Miami artist Xavier Cortada’s socially-engaged art practice addresses environmental concerns. He often collaborates with scientists in his art-making:
He has collaborated with population geneticists to explore our ancestral journeys out of Africa 60,000-years ago, with molecular biologists to synthesize a DNA strand from a sequence 400 museum visitors randomly generated, and with botanists to develop multi-year participatory eco-art efforts to reforest mangroves, native trees, and wildflowers across Florida.
At CERN, Cortada and a particle physicist created a permanent digital-art piece to celebrate the Higgs boson discovery. At Hubbard Brook, he worked with hydrologists on a water cycle visualization project driven by real-time data collected at a watershed in New Hampshire’s White Mountains.
Cortada has created environmental installations (North Pole and South Pole), eco-art projects (Taiwan and Holland), and painted community murals addressing peace (Cyprus and Northern Ireland), child welfare (Bolivia and Panama), AIDS (Switzerland and South Africa) and juvenile justice (Miami and Philadelphia) concerns.
His work is in the permanent collections of the Perez Art Museum Miami (PAMM), the NSU Museum of Art in Ft. Lauderdale, the Whatcom Museum, and the Patricia and Philip Frost Art Museum.
Follow Xavier Cortada on social media: @xcortada
Ninety Degrees North (90N)
On June 29th, 2008, Xavier Cortada arrived at the North Pole (90N) to create ritualistic installations addressing global climate change and the melting polar caps. One of Cortada’s performances included a ritual where he fed his fellow travelers aboard a Russian icebreaker pieces of ice he collected at the North Pole, thereby integrating the North Pole into their very being. “I figured that if they ingested a piece of the North Pole, it would become part of them,” said Cortada. “The North Pole water molecules would be swirling through their bodies. The North Pole atoms would be incorporated into their very cells. My sense was that after having North Pole communion, they would protect the North Pole. If nothing else, they would do so for self-preservation.”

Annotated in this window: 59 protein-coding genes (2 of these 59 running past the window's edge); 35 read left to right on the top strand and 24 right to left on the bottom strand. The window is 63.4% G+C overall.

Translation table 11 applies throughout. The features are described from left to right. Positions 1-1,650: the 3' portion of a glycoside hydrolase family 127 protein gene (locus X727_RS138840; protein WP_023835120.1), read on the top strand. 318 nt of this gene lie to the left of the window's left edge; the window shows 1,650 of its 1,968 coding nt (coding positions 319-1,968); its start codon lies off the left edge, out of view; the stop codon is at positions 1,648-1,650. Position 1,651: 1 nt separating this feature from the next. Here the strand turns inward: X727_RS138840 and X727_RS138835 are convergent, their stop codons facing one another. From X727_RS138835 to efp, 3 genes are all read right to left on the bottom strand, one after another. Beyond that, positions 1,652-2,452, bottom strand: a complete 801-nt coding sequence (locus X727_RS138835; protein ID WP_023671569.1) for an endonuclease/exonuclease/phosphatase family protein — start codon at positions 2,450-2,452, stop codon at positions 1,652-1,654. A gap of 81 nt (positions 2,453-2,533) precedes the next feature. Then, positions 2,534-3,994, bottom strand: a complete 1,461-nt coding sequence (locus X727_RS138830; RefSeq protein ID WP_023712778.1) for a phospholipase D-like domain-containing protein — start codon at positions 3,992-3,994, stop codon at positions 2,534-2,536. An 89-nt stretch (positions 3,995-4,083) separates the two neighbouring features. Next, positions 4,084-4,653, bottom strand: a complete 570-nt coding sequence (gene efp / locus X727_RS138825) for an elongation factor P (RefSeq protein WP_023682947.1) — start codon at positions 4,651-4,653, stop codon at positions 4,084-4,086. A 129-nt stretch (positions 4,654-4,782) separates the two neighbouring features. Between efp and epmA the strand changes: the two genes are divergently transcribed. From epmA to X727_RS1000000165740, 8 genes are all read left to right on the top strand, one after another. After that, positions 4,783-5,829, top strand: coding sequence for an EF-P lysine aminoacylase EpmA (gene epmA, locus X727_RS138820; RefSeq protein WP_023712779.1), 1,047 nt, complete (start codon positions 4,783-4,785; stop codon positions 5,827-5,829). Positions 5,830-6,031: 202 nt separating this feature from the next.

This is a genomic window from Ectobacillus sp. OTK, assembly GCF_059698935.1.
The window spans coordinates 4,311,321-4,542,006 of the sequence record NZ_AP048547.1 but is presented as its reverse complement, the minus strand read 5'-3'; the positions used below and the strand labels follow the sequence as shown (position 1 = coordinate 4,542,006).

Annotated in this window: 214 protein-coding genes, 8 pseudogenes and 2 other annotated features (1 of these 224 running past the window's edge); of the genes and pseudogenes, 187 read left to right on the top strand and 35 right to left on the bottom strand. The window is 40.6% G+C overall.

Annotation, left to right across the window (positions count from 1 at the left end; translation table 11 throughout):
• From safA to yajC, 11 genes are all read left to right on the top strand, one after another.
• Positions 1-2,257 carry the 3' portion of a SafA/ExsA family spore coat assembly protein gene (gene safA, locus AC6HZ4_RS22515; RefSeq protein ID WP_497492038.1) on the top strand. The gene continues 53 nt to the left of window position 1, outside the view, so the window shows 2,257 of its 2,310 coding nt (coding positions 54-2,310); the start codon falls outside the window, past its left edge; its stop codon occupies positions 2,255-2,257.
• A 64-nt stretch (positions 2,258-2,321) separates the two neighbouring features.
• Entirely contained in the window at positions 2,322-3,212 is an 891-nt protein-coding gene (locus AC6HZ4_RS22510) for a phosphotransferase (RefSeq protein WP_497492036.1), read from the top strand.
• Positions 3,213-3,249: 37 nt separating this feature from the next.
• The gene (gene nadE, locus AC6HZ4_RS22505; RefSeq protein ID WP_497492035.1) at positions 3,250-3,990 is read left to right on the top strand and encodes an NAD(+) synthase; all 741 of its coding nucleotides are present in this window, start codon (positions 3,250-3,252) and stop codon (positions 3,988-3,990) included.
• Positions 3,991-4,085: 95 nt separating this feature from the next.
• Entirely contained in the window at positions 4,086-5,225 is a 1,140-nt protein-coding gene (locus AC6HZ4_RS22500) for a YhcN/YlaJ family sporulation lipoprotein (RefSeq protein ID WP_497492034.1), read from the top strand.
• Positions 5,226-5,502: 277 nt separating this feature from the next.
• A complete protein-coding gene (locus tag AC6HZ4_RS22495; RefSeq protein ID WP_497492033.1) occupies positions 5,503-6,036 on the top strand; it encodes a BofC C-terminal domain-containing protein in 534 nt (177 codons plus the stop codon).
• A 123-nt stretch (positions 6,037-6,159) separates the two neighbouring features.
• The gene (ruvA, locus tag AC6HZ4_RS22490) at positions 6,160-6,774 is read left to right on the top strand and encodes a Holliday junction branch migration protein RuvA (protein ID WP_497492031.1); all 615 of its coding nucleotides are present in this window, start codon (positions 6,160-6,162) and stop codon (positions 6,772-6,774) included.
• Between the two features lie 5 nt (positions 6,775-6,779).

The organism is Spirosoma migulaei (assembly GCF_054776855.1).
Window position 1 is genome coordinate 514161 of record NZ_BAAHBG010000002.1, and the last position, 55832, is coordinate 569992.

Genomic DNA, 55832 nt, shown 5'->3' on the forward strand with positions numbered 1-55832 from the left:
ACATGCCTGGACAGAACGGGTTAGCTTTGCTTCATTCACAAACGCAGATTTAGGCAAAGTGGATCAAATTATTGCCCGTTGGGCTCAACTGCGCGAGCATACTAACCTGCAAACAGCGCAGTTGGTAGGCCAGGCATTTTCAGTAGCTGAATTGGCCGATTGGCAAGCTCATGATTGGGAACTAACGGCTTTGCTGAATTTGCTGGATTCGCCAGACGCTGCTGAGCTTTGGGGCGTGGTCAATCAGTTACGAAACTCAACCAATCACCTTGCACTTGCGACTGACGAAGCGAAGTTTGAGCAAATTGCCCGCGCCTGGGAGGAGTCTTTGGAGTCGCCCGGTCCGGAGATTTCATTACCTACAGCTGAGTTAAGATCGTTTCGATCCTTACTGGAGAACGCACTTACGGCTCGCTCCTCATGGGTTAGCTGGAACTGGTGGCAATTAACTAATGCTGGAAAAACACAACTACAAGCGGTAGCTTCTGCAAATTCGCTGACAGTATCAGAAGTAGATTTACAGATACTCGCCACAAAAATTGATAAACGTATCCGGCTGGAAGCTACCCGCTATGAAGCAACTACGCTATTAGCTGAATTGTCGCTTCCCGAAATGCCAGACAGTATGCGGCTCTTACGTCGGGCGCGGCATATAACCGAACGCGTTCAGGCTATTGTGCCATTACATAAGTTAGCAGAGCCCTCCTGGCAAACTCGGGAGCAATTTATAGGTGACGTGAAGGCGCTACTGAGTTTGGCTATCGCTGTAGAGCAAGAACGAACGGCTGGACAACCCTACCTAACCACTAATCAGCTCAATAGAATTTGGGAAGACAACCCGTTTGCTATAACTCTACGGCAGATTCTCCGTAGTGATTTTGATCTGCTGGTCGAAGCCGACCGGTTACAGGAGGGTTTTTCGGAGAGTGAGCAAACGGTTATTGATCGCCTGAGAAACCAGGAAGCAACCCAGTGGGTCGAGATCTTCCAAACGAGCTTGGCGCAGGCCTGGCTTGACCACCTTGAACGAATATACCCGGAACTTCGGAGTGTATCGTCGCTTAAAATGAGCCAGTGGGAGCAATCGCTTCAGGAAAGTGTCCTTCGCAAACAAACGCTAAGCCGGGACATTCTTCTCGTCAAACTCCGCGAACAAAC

Cortada also taped pieces of paper to the top deck of the icebreaker. He then placed North Pole sea ice and paint on the pieces of paper. As the icebreaker made its way south from 90 degrees North, the ice melted and created his Arctic ice paintings. The North Pole works also included the reinterpretation of his 2007 South Pole (National Science Foundation Antarctic Artists and Writers Program) “Longitudinal Installation” and “Endangered World” ritualistic installations at the Earth’s northernmost point, and the launch of Native Flags, a participatory eco-art project to engage others in reforesting the world below. Cortada created art at the extreme ends of the planet to address issues of global climate change at every point in between.
As the Arctic Melts
Ten years ago, Cortada’s icebreaker easily pushed through the then-thinning polar ice, surprising the crew at its early arrival in the North Pole. Arctic warming has since continued melting sea ice at frightening speed: “Within two decades” stated the artist, “I may be able to repeat the journey on a sailboat, because scientists tell us the Arctic Ocean will be ice-free during summer. Global Climate Change will not just melt the Arctic, it will irrevocably change the world below.
“I bring this exhibition to the people of Florida to draw the alarming connection between the Arctic and our peninsula,” said Cortada. “Melting ice will have catastrophic effects across our state and weaken the Gulf Stream. Arctic warming will lead to sea level rise, more coastal flooding, prolonged heat waves, relentless rain, stalled tropical storms, extreme weather and more intense fire seasons.”